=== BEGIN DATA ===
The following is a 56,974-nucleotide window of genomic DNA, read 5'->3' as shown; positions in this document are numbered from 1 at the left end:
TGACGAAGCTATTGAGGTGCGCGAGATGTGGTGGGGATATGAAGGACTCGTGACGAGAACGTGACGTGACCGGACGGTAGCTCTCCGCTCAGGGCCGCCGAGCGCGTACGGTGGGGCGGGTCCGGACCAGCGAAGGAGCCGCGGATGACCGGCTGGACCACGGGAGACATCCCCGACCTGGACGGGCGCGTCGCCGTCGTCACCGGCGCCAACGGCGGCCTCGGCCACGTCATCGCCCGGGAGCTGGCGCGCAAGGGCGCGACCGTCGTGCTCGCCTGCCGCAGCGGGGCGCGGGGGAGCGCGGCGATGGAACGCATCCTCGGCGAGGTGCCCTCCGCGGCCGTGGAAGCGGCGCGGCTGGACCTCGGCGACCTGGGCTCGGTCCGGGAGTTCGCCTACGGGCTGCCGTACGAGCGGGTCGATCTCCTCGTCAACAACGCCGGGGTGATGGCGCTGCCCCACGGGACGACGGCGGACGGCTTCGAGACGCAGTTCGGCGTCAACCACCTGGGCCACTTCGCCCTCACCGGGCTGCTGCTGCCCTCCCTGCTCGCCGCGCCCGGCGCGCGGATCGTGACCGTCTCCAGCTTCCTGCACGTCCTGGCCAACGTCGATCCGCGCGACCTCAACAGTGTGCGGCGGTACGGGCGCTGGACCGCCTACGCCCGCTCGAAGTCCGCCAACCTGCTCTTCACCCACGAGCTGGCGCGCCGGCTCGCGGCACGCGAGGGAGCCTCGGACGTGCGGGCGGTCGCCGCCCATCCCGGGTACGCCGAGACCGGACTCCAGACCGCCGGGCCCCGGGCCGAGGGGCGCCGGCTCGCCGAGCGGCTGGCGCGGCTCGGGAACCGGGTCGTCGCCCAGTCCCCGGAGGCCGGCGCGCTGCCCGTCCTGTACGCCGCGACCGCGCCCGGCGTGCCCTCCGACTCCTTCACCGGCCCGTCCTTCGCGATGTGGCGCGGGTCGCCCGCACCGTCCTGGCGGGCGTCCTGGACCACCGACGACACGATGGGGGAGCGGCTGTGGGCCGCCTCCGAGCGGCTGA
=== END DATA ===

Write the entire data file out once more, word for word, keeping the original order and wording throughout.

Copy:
The following is a 56,974-nucleotide window of genomic DNA, read 5'->3' as shown; positions in this document are numbered from 1 at the left end:
TGACGAAGCTATTGAGGTGCGCGAGATGTGGTGGGGATATGAAGGACTCGTGACGAGAACGTGACGTGACCGGACGGTAGCTCTCCGCTCAGGGCCGCCGAGCGCGTACGGTGGGGCGGGTCCGGACCAGCGAAGGAGCCGCGGATGACCGGCTGGACCACGGGAGACATCCCCGACCTGGACGGGCGCGTCGCCGTCGTCACCGGCGCCAACGGCGGCCTCGGCCACGTCATCGCCCGGGAGCTGGCGCGCAAGGGCGCGACCGTCGTGCTCGCCTGCCGCAGCGGGGCGCGGGGGAGCGCGGCGATGGAACGCATCCTCGGCGAGGTGCCCTCCGCGGCCGTGGAAGCGGCGCGGCTGGACCTCGGCGACCTGGGCTCGGTCCGGGAGTTCGCCTACGGGCTGCCGTACGAGCGGGTCGATCTCCTCGTCAACAACGCCGGGGTGATGGCGCTGCCCCACGGGACGACGGCGGACGGCTTCGAGACGCAGTTCGGCGTCAACCACCTGGGCCACTTCGCCCTCACCGGGCTGCTGCTGCCCTCCCTGCTCGCCGCGCCCGGCGCGCGGATCGTGACCGTCTCCAGCTTCCTGCACGTCCTGGCCAACGTCGATCCGCGCGACCTCAACAGTGTGCGGCGGTACGGGCGCTGGACCGCCTACGCCCGCTCGAAGTCCGCCAACCTGCTCTTCACCCACGAGCTGGCGCGCCGGCTCGCGGCACGCGAGGGAGCCTCGGACGTGCGGGCGGTCGCCGCCCATCCCGGGTACGCCGAGACCGGACTCCAGACCGCCGGGCCCCGGGCCGAGGGGCGCCGGCTCGCCGAGCGGCTGGCGCGGCTCGGGAACCGGGTCGTCGCCCAGTCCCCGGAGGCCGGCGCGCTGCCCGTCCTGTACGCCGCGACCGCGCCCGGCGTGCCCTCCGACTCCTTCACCGGCCCGTCCTTCGCGATGTGGCGCGGGTCGCCCGCACCGTCCTGGCGGGCGTCCTGGACCACCGACGACACGATGGGGGAGCGGCTGTGGGCCGCCTCCGAGCGGCTGA